Contributed by Carole Cascia
I remember the phone call that started it all. My 21-year-old son, Colin, had been living in Philly for about six months. Though I had met his girlfriend a few times, she had never called me. The next four words changed our lives forever:
“I’m worried about Colin.”
She spilled out a story that would make any mother panic. According to Jess, Colin had been exhibiting some strange symptoms. I knew that he had developed pneumonia and pink eye since he moved down to Philly from our home in Connecticut, but I attributed that to not eating right and burning the candle at both ends, as many young people do: Nothing strange there. But what Jess was telling me now was a lot harder to explain or write off. Colin was always tired and was having such intense night sweats that the sheets would be soaked in the morning. His skin color looked funny—something between yellow and grey; and he had lost a lot of weight.
I was not yet in nursing school, but had read enough to know that these were classic cancer symptoms.
I told her to sit tight and that I would be down there this weekend. Immediately, I called Colin and told him that I was going to visit him. Then I booked a hotel and called my partner at work, telling her that we would be going to Philly that weekend. I also called our family practitioner and made an appointment for Colin for early the following week.
After checking into the hotel, I called Colin. It was 1:00pm: He was still in bed. I thought that this was odd, as he was an early-bird. We arranged to meet at the subway stop near our hotel at 2:30pm.
If Jess’ phone call had alarmed me, the sight of my son scared me witless. I saw him come up from the subway station, and immediately grabbed my partner’s arm and said, “My God, he’s got cancer.” Aside from the weight loss, he was quite pale, and was moving like an old man. His hair looked like it was thinning. It was absolutely shocking.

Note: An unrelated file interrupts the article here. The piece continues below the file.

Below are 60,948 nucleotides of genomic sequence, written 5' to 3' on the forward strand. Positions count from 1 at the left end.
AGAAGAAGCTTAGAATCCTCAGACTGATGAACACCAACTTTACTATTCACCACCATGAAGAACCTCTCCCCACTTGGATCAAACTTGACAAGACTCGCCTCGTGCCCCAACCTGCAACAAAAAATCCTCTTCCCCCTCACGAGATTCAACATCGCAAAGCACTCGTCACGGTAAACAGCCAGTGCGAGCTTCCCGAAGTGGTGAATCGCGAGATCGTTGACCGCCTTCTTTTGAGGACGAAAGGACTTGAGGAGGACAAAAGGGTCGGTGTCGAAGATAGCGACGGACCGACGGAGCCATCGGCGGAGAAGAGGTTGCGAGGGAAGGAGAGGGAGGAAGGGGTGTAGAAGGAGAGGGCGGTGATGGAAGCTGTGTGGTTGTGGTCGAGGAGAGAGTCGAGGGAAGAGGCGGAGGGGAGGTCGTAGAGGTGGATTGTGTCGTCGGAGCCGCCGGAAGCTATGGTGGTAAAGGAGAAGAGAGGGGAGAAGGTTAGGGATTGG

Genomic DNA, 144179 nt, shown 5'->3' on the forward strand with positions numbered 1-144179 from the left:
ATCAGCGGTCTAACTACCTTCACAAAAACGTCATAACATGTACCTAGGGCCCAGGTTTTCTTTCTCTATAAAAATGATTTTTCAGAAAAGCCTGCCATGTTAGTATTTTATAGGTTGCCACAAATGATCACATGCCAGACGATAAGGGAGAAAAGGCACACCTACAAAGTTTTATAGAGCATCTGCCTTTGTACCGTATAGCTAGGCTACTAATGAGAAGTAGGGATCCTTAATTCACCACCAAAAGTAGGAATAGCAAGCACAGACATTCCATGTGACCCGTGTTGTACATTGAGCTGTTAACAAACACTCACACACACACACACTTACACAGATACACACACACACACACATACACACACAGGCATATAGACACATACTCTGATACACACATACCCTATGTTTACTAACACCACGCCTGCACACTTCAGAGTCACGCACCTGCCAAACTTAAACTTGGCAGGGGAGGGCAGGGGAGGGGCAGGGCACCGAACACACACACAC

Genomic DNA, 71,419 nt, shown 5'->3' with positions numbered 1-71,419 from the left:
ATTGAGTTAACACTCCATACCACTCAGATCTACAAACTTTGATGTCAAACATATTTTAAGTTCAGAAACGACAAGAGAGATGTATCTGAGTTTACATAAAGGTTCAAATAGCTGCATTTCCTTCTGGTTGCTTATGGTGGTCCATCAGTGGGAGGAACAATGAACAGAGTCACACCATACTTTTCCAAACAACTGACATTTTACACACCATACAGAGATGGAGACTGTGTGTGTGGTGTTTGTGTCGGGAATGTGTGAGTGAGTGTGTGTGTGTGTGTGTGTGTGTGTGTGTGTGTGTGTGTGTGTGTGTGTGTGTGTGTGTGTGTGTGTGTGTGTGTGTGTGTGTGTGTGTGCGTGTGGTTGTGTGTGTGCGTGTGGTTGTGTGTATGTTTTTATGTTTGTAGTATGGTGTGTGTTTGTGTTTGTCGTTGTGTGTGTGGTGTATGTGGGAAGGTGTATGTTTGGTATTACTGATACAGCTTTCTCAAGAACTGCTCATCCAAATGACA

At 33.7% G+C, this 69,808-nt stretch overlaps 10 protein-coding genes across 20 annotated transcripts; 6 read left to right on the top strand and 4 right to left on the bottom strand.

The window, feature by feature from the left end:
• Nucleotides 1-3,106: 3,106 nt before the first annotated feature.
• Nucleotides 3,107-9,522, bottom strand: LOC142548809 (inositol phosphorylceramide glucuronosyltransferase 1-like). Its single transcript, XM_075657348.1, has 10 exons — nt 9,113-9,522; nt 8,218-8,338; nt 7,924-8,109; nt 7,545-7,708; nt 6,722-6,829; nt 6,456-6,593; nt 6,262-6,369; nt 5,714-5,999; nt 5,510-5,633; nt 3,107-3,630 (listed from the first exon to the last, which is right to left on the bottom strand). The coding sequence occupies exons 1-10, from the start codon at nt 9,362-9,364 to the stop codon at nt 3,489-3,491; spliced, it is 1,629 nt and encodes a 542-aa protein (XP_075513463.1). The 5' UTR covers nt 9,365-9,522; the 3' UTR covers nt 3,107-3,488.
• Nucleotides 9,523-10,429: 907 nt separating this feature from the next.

We spent the next 24 hours asking him about other symptoms. He was always tired; he had a hard time thinking straight; and he was pretty sure that he had fevers once in a while. Then I noticed the patches. His shirt was opened a bit and I saw the petechiae: Tiny red dots on the skin of his chest and neck. I knew that this was a sign of leukemia.
I didn’t want to alarm my son, but I told him that he would be coming home with us, and that we would then go straight to the doctor’s office. He complained that he really thought I was overreacting, and that he was probably just run down. Of course, I would hear nothing of it. He insisted that he had something that needed to be taken care of on Monday, so I made him promise that he would leave Monday afternoon. He finally agreed.
Colin insisted on going into the doctor’s office on his own. When he came out, he reported that the doctor had told him to go to the ER. He was not sure why.
I requested to talk with the doctor. She came out, and explained that she had done a pinprick test to check Colin’s RBC. A normal count for a male should be a 4.7- 6.1, when she checked Colin his was a 2. She told me that they were waiting for him at the ER.
Colin seemed undaunted by this information: He was still thinking that he was a little anemic, but I did not feel so confident.